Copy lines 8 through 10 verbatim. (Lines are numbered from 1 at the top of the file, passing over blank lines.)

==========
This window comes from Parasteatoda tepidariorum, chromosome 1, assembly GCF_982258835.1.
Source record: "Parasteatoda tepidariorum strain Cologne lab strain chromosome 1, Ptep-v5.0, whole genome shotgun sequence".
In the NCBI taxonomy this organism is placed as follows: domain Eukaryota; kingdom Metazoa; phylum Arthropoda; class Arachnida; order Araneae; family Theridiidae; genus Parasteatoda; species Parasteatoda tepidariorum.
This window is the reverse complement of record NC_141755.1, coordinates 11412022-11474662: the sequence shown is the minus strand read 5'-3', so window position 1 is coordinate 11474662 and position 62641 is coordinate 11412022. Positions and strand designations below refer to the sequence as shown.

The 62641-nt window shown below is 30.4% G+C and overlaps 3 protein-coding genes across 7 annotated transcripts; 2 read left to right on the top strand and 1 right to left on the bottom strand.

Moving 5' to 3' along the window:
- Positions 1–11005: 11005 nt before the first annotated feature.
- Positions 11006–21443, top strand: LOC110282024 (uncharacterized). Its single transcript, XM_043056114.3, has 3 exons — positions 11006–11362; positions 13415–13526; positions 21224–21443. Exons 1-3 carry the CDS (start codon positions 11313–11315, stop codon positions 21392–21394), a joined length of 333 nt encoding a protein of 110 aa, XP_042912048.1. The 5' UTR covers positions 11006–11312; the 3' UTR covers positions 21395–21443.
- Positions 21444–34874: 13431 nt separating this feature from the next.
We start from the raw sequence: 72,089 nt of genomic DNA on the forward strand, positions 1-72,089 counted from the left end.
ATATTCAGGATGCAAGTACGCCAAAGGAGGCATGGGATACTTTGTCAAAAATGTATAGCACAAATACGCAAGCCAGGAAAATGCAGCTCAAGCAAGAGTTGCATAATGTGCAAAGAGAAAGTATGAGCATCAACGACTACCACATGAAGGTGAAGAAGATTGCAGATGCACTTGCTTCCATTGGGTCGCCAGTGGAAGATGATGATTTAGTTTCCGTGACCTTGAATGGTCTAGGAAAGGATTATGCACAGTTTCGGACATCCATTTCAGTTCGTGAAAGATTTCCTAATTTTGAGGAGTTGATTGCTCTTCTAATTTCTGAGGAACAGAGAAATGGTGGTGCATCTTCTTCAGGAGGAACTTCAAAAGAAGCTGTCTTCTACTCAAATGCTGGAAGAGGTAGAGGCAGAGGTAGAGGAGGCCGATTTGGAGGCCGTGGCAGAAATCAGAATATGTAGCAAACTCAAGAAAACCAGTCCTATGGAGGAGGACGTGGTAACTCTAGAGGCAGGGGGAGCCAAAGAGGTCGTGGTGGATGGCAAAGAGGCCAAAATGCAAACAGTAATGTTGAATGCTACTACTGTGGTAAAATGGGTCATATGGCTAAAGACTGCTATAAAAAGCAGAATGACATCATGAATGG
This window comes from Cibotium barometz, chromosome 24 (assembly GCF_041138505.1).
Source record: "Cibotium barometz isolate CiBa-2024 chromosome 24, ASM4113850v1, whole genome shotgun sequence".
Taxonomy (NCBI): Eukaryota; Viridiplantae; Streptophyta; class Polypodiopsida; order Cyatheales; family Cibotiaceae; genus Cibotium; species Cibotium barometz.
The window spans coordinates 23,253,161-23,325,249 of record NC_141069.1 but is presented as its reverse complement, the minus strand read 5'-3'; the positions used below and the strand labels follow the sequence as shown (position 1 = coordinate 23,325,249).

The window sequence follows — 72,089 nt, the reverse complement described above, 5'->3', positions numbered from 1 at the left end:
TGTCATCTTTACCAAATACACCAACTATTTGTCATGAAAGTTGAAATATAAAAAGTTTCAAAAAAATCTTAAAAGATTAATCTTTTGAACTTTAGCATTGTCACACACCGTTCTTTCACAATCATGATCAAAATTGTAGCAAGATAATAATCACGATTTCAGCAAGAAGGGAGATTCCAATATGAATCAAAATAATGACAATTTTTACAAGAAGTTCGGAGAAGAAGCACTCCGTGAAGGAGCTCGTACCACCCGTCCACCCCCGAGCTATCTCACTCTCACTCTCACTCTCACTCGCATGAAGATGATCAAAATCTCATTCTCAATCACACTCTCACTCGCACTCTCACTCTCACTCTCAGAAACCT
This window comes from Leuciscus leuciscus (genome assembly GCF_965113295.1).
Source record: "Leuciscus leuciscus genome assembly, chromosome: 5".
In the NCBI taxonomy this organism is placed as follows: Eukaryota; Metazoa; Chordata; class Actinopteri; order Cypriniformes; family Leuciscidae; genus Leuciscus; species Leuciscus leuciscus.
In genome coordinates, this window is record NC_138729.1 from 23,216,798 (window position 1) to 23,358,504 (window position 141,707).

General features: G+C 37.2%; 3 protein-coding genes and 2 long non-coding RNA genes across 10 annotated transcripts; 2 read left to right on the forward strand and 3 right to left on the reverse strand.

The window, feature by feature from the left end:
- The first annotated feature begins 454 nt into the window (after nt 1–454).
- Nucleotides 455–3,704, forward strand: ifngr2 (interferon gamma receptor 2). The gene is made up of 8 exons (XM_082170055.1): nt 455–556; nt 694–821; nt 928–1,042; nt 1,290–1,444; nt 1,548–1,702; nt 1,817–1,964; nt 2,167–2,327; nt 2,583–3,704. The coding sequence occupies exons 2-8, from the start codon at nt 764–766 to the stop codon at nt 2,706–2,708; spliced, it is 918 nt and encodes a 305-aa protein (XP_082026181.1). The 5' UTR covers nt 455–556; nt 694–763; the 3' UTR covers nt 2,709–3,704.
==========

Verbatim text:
- Positions 11006–21443, top strand: LOC110282024 (uncharacterized). Its single transcript, XM_043056114.3, has 3 exons — positions 11006–11362; positions 13415–13526; positions 21224–21443. Exons 1-3 carry the CDS (start codon positions 11313–11315, stop codon positions 21392–21394), a joined length of 333 nt encoding a protein of 110 aa, XP_042912048.1. The 5' UTR covers positions 11006–11312; the 3' UTR covers positions 21395–21443.
- Positions 21444–34874: 13431 nt separating this feature from the next.
We start from the raw sequence: 72,089 nt of genomic DNA on the forward strand, positions 1-72,089 counted from the left end.